Heart disease is the leading killer of Americans. In fact, according to the CDC, the condition claims approximately 600,000 American lives each year. That’s more than all cancers, respiratory diseases, diabetes and stroke. If you want to minimize the risk that this life-threatening condition exposes you to, you need to be proactive about managing your cholesterol. But what does that actually entail? For many, the concept of preventing excess cholesterol is as elusive as it is intimidating.
Preventing Excess Cholesterol – Diet and Exercise
It’s just about impossible to have a conversation about health without bringing in the whole “diet and exercise” angle, but when it comes to cholesterol management, these things are absolutely paramount. For starters, if we may use an old diet book cliché, you’re going to want to stick to the perimeter of the supermarket, and avoid the processed foods that litter the aisles throughout the store. Stock up on plenty of citrus fruits, grapes, nuts, oats, whole grains, and a moderate amount of fatty fish, as these foods are especially healthy and helpful in cholesterol management.
When reading labels, don’t just look at the cholesterol. Pay attention to the saturated fat and trans fat, as these are the especially harmful types of fat, which raise the probability of developing heart disease. Be sure to limit your intake of red meats and fried foods, and use extra caution when encountering “sugar-free” snacks. You’ll find that these ostensibly healthy treats are quite often loaded with saturated fat in order to compensate for the lack of sugar.
Finally, take time to exercise every day. Physical activity stimulates enzymes to remove LDL cholesterol from the body, and it can also help you to manage your weight. This is especially crucial, as research shows that being overweight raises LDL levels. WebMD recommends at least 30 minutes a day of moderate to vigorous exercise for cholesterol management.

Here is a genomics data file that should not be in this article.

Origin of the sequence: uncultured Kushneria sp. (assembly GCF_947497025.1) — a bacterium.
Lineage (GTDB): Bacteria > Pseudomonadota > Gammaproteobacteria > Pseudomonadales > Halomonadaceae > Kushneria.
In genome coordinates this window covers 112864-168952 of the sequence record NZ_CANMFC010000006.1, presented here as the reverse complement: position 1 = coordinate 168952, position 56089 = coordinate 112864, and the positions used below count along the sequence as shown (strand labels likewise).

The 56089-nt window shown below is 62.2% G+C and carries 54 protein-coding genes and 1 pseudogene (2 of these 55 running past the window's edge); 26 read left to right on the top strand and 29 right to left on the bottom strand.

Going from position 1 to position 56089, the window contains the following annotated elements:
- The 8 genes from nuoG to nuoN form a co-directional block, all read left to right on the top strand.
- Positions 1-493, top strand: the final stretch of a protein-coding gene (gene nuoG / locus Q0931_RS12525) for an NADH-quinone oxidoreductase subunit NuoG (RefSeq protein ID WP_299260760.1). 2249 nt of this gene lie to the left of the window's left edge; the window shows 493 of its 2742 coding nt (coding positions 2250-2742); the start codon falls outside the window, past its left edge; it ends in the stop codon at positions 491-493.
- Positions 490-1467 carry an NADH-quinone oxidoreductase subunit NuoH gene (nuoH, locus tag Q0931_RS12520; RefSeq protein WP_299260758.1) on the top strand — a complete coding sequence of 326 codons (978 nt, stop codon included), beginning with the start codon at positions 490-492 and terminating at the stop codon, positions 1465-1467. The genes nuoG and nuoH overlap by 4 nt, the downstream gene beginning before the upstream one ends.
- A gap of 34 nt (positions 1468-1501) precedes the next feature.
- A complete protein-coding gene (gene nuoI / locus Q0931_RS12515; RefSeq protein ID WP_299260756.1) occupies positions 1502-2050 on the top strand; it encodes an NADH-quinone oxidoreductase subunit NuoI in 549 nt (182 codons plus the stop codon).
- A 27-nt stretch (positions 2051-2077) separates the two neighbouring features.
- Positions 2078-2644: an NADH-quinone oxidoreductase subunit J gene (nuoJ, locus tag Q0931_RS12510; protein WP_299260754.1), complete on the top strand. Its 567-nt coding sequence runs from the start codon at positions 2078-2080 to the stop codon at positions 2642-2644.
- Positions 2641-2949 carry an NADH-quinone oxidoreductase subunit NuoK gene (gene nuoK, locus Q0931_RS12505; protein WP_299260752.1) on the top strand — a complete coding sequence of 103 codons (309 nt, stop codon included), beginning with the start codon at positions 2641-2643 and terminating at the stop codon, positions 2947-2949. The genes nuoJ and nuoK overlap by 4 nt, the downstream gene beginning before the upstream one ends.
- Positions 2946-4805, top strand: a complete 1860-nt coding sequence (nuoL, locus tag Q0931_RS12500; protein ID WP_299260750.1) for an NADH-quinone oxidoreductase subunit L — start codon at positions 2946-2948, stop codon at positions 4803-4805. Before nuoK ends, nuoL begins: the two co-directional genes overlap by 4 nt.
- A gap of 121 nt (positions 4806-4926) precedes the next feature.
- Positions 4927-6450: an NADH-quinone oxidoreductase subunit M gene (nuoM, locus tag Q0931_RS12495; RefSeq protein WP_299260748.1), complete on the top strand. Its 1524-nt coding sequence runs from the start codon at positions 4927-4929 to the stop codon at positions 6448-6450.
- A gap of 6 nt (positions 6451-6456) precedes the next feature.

Is It Time to Take Medication?
Even with a healthy diet and an active lifestyle, preventing excess cholesterol can be extremely difficult for certain people. For instance, if you already have dangerously high cholesterol (LDL cholesterol above 190 mg/dL), it may be time to ask your doctor about cholesterol-lowering medications. And if you have an inherited condition such as familial hypercholesterolemia (FH), it’s especially important to manage your cholesterol under a doctor’s supervision, particularly a lipidologist (expert in cholesterol, or lipid, disorders).
Cholesterol management is the simplest and most important way to prevent heart disease, but it does require some serious effort on your part. Be proactive about maintaining your good health; even if your cholesterol is normal right now, it’s never too early to take an interest in your heart health. So grab an orange and head out for a leisurely jog. It just may add valuable years to your life.
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